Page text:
How Jeff Healey changed what it meant to be a Canadian rock star

"The whole industry was viewing the Jeff Healey Band as an exceptional bar band."

"The whole industry was viewing the Jeff Healey Band as an exceptional bar band."

The Canadian music industry had a hard time wrapping its head around blues-rock guitar hero Jeff Healey, but he refused to change his style. 9:18

Jeff Healey didn't fit the Canadian music industry's image of a recording artist.

Sure, there was the obvious reason why: Healey was blind, having lost his sight to ocular cancer has an infant. As a result, he learned to play the guitar by sitting it across his lap, positioned almost like a keyboard. But, according to the people who knew him best, that wasn't the major stumbling block for the industry. The problem was his hard-charging blues-rock style.

"The whole industry was viewing the Jeff Healey Band as an exceptional bar band," says Jeff Healey Band bassist Joe Rockman. "We had struggles getting accepted in this country as a recording act."

When they first met, Healey was just 19, and Rockman was immediately blown away by his talent, The pair immediately clicked.

"I got the call for a sort of an ad hoc audition at Grossman's in Toronto," he says. "I was invited down to play a few songs. The chemistry was immediate between me and Jeff. I was pretty much astounded by what I heard."

The Jeff Healey Band started touring heavily, and it didn't take long for them to develop a reputation for their dynamic live show. He'd even picked up an endorsement from blues rock legend Stevie Ray Vaughan. But in spite of that success, the group struggled to find a label who would sign them.

Jeff Healey on CBC television in 1992. (CBC)

"We were contacting every label that we could, the majors and the indies, and nobody really was interested enough to sign us," says Rockman.

"Jeff did not fit into the mould of what a Canadian artist looked like, in a lot of senses," adds producer David Bendeth. "There was nobody like Jeff, there was no list of great Canadian blues guitar players. Jeff was really headstrong, too, he knew exactly what he wanted and he wasn't going to settle."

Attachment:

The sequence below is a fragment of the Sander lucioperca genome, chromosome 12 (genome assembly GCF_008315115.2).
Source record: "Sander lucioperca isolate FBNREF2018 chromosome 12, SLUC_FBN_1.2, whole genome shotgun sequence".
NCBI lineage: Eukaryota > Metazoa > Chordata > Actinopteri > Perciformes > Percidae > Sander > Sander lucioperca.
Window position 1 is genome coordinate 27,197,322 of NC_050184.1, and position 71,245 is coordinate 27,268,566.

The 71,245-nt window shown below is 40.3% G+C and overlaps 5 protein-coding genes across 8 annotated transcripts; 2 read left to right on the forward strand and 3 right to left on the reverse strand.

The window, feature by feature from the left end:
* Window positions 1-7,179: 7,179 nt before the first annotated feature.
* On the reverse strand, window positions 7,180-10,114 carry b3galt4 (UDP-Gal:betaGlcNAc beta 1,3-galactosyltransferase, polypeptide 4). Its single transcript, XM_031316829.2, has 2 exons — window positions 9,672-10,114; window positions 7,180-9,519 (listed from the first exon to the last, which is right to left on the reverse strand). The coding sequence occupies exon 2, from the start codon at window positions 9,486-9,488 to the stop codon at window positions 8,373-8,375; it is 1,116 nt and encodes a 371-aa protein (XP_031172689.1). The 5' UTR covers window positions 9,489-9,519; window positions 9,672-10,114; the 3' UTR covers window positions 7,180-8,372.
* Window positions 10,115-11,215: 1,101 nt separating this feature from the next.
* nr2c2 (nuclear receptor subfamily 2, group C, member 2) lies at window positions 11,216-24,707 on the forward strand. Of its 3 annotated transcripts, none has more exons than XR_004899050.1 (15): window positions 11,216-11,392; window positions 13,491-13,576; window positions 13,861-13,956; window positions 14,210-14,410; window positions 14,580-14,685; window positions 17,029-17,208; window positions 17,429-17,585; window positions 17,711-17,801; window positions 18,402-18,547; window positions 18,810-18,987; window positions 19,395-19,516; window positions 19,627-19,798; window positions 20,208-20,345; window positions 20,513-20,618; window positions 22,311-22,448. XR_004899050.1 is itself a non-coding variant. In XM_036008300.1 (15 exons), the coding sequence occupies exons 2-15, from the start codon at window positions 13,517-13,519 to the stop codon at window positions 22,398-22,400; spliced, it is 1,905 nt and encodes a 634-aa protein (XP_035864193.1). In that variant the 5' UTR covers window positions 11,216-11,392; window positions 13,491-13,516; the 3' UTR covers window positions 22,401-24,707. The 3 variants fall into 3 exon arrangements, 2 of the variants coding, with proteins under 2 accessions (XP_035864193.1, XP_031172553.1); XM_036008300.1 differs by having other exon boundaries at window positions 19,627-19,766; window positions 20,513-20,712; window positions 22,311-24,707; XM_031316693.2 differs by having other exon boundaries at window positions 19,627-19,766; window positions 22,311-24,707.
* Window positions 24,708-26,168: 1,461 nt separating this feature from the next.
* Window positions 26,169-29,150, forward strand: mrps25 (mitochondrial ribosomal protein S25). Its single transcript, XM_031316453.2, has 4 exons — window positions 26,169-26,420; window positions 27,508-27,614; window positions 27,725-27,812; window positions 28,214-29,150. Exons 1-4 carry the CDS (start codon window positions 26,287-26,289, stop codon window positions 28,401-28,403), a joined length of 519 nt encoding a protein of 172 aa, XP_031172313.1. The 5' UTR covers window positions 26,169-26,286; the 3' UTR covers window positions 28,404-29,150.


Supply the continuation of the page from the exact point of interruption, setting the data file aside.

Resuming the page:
In the end, it wound up being an American label that signed this unique Canadian talent.

"I read the endorsements of Stevie Ray Vaughan, and so I booked a trip to Toronto and I went to see the Healey Band at a little club off Queen Street," says Mitchell Cohen, then an A&R with New York-based Arista records. "I was just, like, so knocked out. It was raw and blues-y. I made my A&R pitch to Clive Davis, the head of the label, and he got it instantly."

The Jeff Healey band signed a five-album deal with Arista in 1988. In 1989, he'd release "Angel Eyes," which would be his most commercially successful single.

"I didn't know what to make of it when I first heard the song," said Rockman. "Jeff did. Right out of the blue he perked up and said 'That's a top five hit,' and it was uncanny because he was exactly correct. That's exactly what it did in the United States. It went to top five on Billboard."

Healey died of cancer in 2008. Rockman says that, in the years since his death, the Canadian industry has finally recognized Healey for the legend he was.

"I think that the music industry, later, especially after Jeff passed away, started to recognize just how much of a gem that this country had in Jeff Healey," he says.

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